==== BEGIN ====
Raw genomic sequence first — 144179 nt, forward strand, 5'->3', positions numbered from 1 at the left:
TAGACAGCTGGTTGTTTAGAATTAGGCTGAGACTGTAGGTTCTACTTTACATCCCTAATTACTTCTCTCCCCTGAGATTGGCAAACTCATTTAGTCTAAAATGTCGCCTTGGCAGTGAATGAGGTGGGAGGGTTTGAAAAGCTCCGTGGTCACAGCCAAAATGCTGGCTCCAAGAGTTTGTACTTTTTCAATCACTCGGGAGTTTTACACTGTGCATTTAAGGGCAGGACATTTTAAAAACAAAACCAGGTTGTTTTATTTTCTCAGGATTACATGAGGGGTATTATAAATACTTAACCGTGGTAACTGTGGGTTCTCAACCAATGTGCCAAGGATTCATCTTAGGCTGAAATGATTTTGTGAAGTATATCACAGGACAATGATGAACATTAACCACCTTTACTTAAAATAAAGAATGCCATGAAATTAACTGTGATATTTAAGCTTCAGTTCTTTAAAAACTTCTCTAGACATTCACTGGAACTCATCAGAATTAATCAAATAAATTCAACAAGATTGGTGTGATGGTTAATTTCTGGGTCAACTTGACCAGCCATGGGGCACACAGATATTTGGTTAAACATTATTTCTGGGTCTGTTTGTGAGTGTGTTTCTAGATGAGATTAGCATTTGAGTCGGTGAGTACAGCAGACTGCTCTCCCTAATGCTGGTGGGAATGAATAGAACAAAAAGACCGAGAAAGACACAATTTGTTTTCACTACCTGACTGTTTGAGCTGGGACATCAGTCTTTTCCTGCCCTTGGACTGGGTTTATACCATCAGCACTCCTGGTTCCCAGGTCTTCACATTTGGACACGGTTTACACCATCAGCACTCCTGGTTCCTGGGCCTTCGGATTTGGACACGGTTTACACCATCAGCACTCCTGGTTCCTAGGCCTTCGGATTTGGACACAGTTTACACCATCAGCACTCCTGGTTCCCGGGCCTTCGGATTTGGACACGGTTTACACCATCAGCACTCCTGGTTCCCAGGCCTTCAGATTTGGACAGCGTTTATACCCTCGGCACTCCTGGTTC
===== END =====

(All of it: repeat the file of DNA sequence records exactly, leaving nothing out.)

Raw genomic sequence first — 144179 nt, forward strand, 5'->3', positions numbered from 1 at the left:
TAGACAGCTGGTTGTTTAGAATTAGGCTGAGACTGTAGGTTCTACTTTACATCCCTAATTACTTCTCTCCCCTGAGATTGGCAAACTCATTTAGTCTAAAATGTCGCCTTGGCAGTGAATGAGGTGGGAGGGTTTGAAAAGCTCCGTGGTCACAGCCAAAATGCTGGCTCCAAGAGTTTGTACTTTTTCAATCACTCGGGAGTTTTACACTGTGCATTTAAGGGCAGGACATTTTAAAAACAAAACCAGGTTGTTTTATTTTCTCAGGATTACATGAGGGGTATTATAAATACTTAACCGTGGTAACTGTGGGTTCTCAACCAATGTGCCAAGGATTCATCTTAGGCTGAAATGATTTTGTGAAGTATATCACAGGACAATGATGAACATTAACCACCTTTACTTAAAATAAAGAATGCCATGAAATTAACTGTGATATTTAAGCTTCAGTTCTTTAAAAACTTCTCTAGACATTCACTGGAACTCATCAGAATTAATCAAATAAATTCAACAAGATTGGTGTGATGGTTAATTTCTGGGTCAACTTGACCAGCCATGGGGCACACAGATATTTGGTTAAACATTATTTCTGGGTCTGTTTGTGAGTGTGTTTCTAGATGAGATTAGCATTTGAGTCGGTGAGTACAGCAGACTGCTCTCCCTAATGCTGGTGGGAATGAATAGAACAAAAAGACCGAGAAAGACACAATTTGTTTTCACTACCTGACTGTTTGAGCTGGGACATCAGTCTTTTCCTGCCCTTGGACTGGGTTTATACCATCAGCACTCCTGGTTCCCAGGTCTTCACATTTGGACACGGTTTACACCATCAGCACTCCTGGTTCCTGGGCCTTCGGATTTGGACACGGTTTACACCATCAGCACTCCTGGTTCCTAGGCCTTCGGATTTGGACACAGTTTACACCATCAGCACTCCTGGTTCCCGGGCCTTCGGATTTGGACACGGTTTACACCATCAGCACTCCTGGTTCCCAGGCCTTCAGATTTGGACAGCGTTTATACCCTCGGCACTCCTGGTTC